Have you buried your singing talent under a pile of degrees and diplomas you earned in college? Do you slave away in your 10 by 10 cubicle feeling stressed, deprived and de-motivated every week? You aren’t alone.
When Forbes reported in 2009 that a whopping 56% of all the employees around the globe are unproductive due to lack of enthusiasm at work, the corporate moguls finally sat up and took notice. Today, you have work places with swimming pools, tennis courts, skating rinks, and cafeterias catering to their employees. For those with musical talent and passion, there are singing lounges and acoustic halls provided too. Today, employees of most major companies like Dell, Amgen, and Infotech are literally “singing from the same song sheets”.
If you feel like exploring your music talent at work but lack the confidence, browse through our singing tips below, bookmark the ones you’d like to try immediately and have a blast – with your boss!
Tip #1: Don’t Fear Embarrassment
Oh, come on. Everybody on Earth can sing – just that some people have exceptionally talented vocal chords and so, are featured on TV. Arrange an impromptu singing session at the local cafeteria with your Department (make sure your boss is part of the fun), and you’ll be surprised to hear many of your co-workers croon in abysmal tones.
People fumble with words, get the harmony and melody mixed up, and sometimes, sing a song completely out of tune. But as long as it evokes cheer and joy, no one really bothers. You shouldn’t too. This is the first one of our singing tips.
Tip #2: Karaoke Is Cool
Second one of our singing tips? Do the Karaoke when in doubt! If you are a newbie, try sing Bon Jovi’s “Wanted Dead or Alive”, Billy Joel’s “Only the Good Die Young”, and Cheap Trick’s “I Want You to Want Me” amongst several others. If you are an expert at the genre, you may want to club country classics, rock and roll, jazz, and TV theme anthems with Karaoke and give your co-workers something unique they’ll love and look forward to.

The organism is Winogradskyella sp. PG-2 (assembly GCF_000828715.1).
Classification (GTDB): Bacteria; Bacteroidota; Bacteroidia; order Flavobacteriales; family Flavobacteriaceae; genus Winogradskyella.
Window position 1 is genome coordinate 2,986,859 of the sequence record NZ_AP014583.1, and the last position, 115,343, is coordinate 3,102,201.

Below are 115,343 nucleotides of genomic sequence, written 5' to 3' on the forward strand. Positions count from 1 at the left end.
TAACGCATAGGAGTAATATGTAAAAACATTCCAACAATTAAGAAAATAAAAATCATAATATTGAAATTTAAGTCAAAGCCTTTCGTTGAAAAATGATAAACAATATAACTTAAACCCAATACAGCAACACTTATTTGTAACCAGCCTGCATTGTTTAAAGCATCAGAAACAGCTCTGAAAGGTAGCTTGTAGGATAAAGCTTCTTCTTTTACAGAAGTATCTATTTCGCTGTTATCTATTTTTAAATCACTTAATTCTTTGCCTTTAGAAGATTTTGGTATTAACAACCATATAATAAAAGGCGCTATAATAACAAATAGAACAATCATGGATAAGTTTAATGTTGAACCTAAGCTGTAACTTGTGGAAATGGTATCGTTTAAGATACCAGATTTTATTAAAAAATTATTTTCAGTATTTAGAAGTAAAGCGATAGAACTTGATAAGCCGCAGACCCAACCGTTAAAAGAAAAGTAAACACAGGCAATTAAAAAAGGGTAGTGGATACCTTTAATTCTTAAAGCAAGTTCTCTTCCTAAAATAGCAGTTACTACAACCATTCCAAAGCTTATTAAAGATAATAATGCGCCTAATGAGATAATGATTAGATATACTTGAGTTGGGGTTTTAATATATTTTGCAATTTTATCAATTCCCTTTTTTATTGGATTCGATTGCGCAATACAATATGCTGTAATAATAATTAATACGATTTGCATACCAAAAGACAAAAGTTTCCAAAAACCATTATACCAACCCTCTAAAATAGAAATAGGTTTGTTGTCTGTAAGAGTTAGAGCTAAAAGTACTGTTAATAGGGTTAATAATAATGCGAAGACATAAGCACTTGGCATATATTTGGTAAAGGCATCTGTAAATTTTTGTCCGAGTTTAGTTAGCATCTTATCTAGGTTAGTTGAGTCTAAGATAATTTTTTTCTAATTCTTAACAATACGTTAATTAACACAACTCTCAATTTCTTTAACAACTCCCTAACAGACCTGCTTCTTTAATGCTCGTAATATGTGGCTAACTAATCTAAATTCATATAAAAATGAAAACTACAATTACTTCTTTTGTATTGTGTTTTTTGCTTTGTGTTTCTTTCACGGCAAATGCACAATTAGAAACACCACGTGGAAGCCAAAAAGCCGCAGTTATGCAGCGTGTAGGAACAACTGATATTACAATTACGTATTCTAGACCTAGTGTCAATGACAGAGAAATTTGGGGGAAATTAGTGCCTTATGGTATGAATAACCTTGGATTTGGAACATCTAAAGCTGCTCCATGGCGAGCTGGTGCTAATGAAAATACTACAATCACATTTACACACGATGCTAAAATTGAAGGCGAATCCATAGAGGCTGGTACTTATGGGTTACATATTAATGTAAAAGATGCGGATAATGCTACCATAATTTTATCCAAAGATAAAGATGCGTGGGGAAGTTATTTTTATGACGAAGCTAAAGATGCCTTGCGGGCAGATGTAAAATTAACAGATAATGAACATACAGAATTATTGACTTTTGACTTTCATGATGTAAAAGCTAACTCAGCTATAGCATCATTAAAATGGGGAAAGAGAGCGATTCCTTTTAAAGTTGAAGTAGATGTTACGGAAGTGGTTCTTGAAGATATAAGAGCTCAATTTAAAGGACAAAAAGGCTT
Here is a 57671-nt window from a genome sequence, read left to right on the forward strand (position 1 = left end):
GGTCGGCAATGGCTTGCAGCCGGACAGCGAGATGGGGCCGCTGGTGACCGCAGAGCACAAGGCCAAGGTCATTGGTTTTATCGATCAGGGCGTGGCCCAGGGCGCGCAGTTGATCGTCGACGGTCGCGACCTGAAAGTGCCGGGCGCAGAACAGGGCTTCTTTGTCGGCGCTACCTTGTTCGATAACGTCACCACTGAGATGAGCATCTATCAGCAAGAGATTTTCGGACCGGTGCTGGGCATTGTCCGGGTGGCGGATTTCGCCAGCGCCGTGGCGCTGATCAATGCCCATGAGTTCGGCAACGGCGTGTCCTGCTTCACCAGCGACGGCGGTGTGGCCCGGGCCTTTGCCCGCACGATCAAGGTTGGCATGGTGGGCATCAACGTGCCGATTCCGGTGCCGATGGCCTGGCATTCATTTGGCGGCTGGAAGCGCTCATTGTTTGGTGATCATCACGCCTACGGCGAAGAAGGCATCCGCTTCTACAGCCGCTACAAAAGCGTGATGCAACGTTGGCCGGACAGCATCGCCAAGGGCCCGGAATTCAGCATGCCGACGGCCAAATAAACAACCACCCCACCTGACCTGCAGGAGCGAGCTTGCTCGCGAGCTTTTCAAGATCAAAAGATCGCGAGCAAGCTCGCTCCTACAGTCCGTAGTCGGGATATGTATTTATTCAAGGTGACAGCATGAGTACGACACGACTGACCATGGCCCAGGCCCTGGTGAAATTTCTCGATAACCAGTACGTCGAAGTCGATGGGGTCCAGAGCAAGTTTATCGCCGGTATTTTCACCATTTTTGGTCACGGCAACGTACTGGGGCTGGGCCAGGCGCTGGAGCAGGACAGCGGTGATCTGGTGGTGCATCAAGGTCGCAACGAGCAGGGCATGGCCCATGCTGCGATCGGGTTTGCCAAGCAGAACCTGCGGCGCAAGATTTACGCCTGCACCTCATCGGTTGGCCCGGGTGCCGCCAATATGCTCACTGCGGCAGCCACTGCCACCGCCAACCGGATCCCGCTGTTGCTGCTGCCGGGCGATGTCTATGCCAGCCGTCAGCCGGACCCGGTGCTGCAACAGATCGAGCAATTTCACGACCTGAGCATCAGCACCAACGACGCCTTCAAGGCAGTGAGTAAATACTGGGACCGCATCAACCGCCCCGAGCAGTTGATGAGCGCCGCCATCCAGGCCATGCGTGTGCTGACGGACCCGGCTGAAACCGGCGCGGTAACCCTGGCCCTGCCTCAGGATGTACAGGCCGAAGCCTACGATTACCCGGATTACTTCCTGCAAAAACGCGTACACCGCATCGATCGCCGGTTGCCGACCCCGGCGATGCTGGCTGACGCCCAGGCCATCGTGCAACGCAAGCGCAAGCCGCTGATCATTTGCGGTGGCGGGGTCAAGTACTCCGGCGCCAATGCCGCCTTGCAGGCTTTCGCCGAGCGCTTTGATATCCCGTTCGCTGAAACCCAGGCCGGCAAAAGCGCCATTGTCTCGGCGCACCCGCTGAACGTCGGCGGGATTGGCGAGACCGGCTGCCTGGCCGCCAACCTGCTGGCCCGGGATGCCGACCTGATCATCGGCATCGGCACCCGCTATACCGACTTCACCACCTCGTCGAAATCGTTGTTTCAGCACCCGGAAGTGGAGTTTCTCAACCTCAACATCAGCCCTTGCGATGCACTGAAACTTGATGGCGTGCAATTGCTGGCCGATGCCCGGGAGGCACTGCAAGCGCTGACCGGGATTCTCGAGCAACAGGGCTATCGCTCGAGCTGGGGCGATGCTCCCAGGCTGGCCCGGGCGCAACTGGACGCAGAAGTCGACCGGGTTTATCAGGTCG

Of course, being an inexperienced singer (read: someone who just sings with no practice) will invite smirks and a lot of booing, particularly if you are the boss. Practice your act at home, in the restroom, with your pets, so you don’t have to bleed dry on the stage with your office mates watching you.
Tip #3: Know Your Audience
Take time out to know what your office folk have been listening to. Keep track of the latest chartbusters and know which ones from the 80’s are still in demand. This way you’ll sing something your audience would be interested in. If your co-workers love jazz, try blending your music style into what suits jazz or pick a jazz number you like.
On the other hand, if you decide to sing “A Long December” in the middle of a boisterous party, you cannot really complain if your office folk suddenly decide to take cigarette breaks or begin surfing on their tablets. Moreover, you’re likely to be accused of ruining the mood and stand chances of being uninvited to musical nights in the future.
Tip #4: If You Can’t Sing It, Fake It
This is probably the quirkiest one of our singing tips. Sometimes, you just can’t sing – although you’ve spent weeks picking the perfect song and practicing it over and over. What do you do then? Do you whine and give up? No! Instead, you gather confidence, develop (false) bravado and drama and give a rollicking performance on stage.
Put on bright red lipstick. Jump around. Close your eyes. Hold your mile in one hand and break into jigs on stage. Be oblivious to the rest of the world. Believe that you are the “best” and your co-workers would be surprised (and elated) that you have so much singing talent! You’d be the rock star of your office – without skills. Isn’t that really good?
Tip #5: Don’t Be A Jerk
Your co-workers probably have the same apprehensions as you do, when it comes to singing solo and/or performing live. Hence, if you are the one in charge of the music party, make sure everyone feels comfortable. Realize that there are sloppy singers in your office and cheer for them. Also, appreciate genuine talent when you find them. Your account Jim may have the makings of a Steve Tyler. Tell him that and he’ll give every ounce of his effort to do better at your parties. People love to be complimented, and how!
More importantly, mind your manners. Don’t chat louder than the one who’s singing. Don’t give the receptionist rude looks (or condescending smiles) when she dares sing “My Heart Will Go On” in her squeaky voice. Be nice to everyone and enjoy the night.
You are sure to have a lot of fun putting up music nights in your office. You can also have jamming sessions at noon to motivate people around you. Put these singing tips into action and rediscover your passion for singing at work.
Do you have more tips to share? We’d love a few of your own singing tips for the novice at work!